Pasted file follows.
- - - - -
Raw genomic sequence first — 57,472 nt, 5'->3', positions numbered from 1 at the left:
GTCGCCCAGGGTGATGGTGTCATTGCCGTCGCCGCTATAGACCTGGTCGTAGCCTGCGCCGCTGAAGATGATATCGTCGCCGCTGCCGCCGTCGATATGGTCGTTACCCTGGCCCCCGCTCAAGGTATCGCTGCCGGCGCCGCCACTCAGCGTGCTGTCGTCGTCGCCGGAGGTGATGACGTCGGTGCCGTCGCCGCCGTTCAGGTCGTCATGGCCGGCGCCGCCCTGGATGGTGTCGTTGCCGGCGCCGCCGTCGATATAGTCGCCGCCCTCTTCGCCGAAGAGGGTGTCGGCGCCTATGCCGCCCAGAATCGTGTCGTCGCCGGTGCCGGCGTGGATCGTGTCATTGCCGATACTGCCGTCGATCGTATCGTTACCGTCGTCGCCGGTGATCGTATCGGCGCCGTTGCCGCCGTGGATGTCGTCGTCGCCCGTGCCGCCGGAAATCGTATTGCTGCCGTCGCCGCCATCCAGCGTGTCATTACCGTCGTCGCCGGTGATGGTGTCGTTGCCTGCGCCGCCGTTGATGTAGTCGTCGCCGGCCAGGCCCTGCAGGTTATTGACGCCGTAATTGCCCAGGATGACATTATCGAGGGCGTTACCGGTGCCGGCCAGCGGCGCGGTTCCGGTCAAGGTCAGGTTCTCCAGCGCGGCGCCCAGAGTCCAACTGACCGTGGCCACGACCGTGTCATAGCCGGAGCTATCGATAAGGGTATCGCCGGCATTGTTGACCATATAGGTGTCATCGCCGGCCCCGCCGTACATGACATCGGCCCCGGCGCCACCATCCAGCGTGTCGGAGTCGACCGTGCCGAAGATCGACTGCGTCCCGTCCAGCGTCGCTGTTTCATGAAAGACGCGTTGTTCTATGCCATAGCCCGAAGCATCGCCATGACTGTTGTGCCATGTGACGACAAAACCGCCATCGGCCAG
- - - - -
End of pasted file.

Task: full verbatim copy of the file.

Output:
Raw genomic sequence first — 57,472 nt, 5'->3', positions numbered from 1 at the left:
GTCGCCCAGGGTGATGGTGTCATTGCCGTCGCCGCTATAGACCTGGTCGTAGCCTGCGCCGCTGAAGATGATATCGTCGCCGCTGCCGCCGTCGATATGGTCGTTACCCTGGCCCCCGCTCAAGGTATCGCTGCCGGCGCCGCCACTCAGCGTGCTGTCGTCGTCGCCGGAGGTGATGACGTCGGTGCCGTCGCCGCCGTTCAGGTCGTCATGGCCGGCGCCGCCCTGGATGGTGTCGTTGCCGGCGCCGCCGTCGATATAGTCGCCGCCCTCTTCGCCGAAGAGGGTGTCGGCGCCTATGCCGCCCAGAATCGTGTCGTCGCCGGTGCCGGCGTGGATCGTGTCATTGCCGATACTGCCGTCGATCGTATCGTTACCGTCGTCGCCGGTGATCGTATCGGCGCCGTTGCCGCCGTGGATGTCGTCGTCGCCCGTGCCGCCGGAAATCGTATTGCTGCCGTCGCCGCCATCCAGCGTGTCATTACCGTCGTCGCCGGTGATGGTGTCGTTGCCTGCGCCGCCGTTGATGTAGTCGTCGCCGGCCAGGCCCTGCAGGTTATTGACGCCGTAATTGCCCAGGATGACATTATCGAGGGCGTTACCGGTGCCGGCCAGCGGCGCGGTTCCGGTCAAGGTCAGGTTCTCCAGCGCGGCGCCCAGAGTCCAACTGACCGTGGCCACGACCGTGTCATAGCCGGAGCTATCGATAAGGGTATCGCCGGCATTGTTGACCATATAGGTGTCATCGCCGGCCCCGCCGTACATGACATCGGCCCCGGCGCCACCATCCAGCGTGTCGGAGTCGACCGTGCCGAAGATCGACTGCGTCCCGTCCAGCGTCGCTGTTTCATGAAAGACGCGTTGTTCTATGCCATAGCCCGAAGCATCGCCATGACTGTTGTGCCATGTGACGACAAAACCGCCATCGGCCAG